Cover image for Dear sister : the Civil War letters of the Brothers Gould
Dear sister : the Civil War letters of the Brothers Gould
Harris, Robert F., 1944-
Publication Information:
Westport, Conn. : Praeger, 1998.
Physical Description:
xvi, 172 pages : illustrations ; 24 cm
General Note:
Includes index.
Reading Level:
910 Lexile.
Personal Subject:
Format :


Call Number
Material Type
Home Location
Item Holds
E601 .D38 1998 Adult Non-Fiction Central Closed Stacks
E601 .D38 1998 Adult Non-Fiction Grosvenor Room Non-Circ

On Order



Collects 139 letters from six of the seven Gould brothers who left their homes in central New York to fight for the Union Army. These letters, written to their sister Hannah, span four years of conflict and run the gamut from initial enlistment to eventual death or discharge. Annotation c. by Book N

Author Notes

Robert F. Harris has spent nearly 30 years in education. With a PhD in education administration from the University of Pittsburgh, he has served as history teacher, principal, and superintendent of schools./e Author of several articles, he created a first person interpretation for the Eastern National Parks & Monument Association at Gettysburg where he is a licensed battlefield guide.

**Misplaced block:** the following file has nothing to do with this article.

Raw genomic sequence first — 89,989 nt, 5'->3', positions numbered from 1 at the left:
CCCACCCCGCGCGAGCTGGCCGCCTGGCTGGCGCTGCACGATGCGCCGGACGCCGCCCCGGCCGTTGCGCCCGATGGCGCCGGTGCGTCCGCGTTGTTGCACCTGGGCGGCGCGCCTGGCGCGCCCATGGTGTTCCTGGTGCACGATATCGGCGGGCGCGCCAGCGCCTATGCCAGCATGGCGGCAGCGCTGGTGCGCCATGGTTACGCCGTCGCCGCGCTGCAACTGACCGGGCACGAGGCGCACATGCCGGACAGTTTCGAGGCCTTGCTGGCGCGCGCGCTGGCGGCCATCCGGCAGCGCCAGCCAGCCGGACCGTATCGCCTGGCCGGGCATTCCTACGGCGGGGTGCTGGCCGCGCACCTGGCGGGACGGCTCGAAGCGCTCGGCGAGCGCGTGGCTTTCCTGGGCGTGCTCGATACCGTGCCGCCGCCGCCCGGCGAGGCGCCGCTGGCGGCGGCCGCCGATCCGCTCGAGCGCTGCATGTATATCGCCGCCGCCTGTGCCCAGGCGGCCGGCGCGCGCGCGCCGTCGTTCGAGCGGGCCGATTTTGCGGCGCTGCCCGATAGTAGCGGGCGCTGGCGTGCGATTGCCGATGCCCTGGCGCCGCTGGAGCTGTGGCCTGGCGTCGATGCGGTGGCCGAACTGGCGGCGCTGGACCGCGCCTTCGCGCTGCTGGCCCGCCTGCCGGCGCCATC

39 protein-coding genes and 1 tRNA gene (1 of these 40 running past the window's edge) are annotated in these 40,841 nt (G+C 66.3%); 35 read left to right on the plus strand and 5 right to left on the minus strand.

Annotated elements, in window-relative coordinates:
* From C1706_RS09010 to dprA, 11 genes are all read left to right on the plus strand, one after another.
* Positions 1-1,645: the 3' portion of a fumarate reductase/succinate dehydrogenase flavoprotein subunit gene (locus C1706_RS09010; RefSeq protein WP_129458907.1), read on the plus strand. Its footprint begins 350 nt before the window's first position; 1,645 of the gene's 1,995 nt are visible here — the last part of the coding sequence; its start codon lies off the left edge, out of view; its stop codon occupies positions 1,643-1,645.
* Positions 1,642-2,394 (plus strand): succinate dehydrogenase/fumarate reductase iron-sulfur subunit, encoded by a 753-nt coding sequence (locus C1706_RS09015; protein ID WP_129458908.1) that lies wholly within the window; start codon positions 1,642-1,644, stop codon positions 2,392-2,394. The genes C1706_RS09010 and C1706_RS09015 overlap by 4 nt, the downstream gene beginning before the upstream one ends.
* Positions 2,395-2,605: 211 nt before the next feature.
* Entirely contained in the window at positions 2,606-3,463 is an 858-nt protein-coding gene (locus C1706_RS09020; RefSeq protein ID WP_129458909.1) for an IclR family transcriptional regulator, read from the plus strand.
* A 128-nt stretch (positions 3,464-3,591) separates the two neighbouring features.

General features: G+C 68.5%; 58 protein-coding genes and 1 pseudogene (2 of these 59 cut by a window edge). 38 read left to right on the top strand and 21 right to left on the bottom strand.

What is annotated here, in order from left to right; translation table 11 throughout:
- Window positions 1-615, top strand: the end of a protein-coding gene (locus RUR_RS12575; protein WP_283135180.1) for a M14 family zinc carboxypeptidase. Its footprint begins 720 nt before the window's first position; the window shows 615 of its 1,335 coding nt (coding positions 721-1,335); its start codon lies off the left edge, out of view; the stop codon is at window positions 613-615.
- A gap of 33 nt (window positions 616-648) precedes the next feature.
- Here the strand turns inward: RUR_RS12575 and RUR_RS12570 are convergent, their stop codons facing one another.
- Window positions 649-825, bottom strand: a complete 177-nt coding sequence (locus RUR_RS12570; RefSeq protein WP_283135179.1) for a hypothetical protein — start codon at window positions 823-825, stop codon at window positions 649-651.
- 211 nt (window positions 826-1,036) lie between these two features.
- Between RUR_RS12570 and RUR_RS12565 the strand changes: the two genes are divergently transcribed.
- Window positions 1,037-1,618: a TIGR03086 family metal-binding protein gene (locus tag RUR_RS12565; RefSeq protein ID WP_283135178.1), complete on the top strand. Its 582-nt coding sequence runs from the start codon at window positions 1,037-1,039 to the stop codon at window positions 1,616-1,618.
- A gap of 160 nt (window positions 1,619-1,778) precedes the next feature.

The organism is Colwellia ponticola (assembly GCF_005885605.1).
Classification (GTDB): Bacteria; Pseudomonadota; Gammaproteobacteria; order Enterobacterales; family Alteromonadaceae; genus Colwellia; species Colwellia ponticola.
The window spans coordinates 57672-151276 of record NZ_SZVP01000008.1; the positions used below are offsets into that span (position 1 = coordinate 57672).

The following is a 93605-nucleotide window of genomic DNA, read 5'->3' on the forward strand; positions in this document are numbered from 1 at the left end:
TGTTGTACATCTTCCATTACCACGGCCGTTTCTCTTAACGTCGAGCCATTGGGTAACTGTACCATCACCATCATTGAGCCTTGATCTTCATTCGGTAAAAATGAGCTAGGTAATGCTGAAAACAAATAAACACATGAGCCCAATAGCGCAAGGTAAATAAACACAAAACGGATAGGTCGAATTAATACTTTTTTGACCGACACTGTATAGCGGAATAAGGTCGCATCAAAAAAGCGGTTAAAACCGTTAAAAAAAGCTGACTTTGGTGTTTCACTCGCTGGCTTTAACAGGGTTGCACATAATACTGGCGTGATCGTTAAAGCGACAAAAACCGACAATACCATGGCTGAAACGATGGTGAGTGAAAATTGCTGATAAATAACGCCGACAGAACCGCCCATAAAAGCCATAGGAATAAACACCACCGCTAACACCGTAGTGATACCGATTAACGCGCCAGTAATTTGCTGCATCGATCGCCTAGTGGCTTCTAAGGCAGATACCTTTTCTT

John Niflot is co-founder and president of the Basket Historical Society of the Upper Delaware Valley. A lifelong resident of the area, he now lives close to the original Gould settlement./e His interest for many years has been the preservation of the area's unique local history. His home is located on the site of the first local school house built by the Goulds in 1842.

Reviews 1

Library Journal Review

This compilation of Civil War correspondence is unique in offering 139 letters written by six of the seven Gould brothers to their sister, Hannah. Each message home details the writer's health and camp life in the Union army in the Eastern theater of the war. The Goulds' letters also emphasize their fellow soldiers' health, underscoring their awareness that more died from disease than from enemy fire. Early in the war, the letters show a concern with clothing, food, and living conditions and a confidence that the war will be short. Later, they reflect frustration with the boredom of camp life and days of hard marching, often for no apparent purpose. Politics also surface, with all the brothers staunchly behind Lincoln. While not forging new territory, this compilation does offer a family view of the war. Unfortunately, few of the letters go into useful detail and most understandably cover the same subjects time and again. Academic libraries with Civil War collections may consider purchase.¬ĎGrant A. Fredericksen, Illinois Prairie Dist. P.L., Metamora (c) Copyright 2010. Library Journals LLC, a wholly owned subsidiary of Media Source, Inc. No redistribution permitted.

Table of Contents

Introduction 1861
Charles Wesley 1862
Charles WesleyJames Richard William 1863
Wesley, James, Richard, William 1864
Wesley James Richard William George 1865
Wesley James Richard William George Henry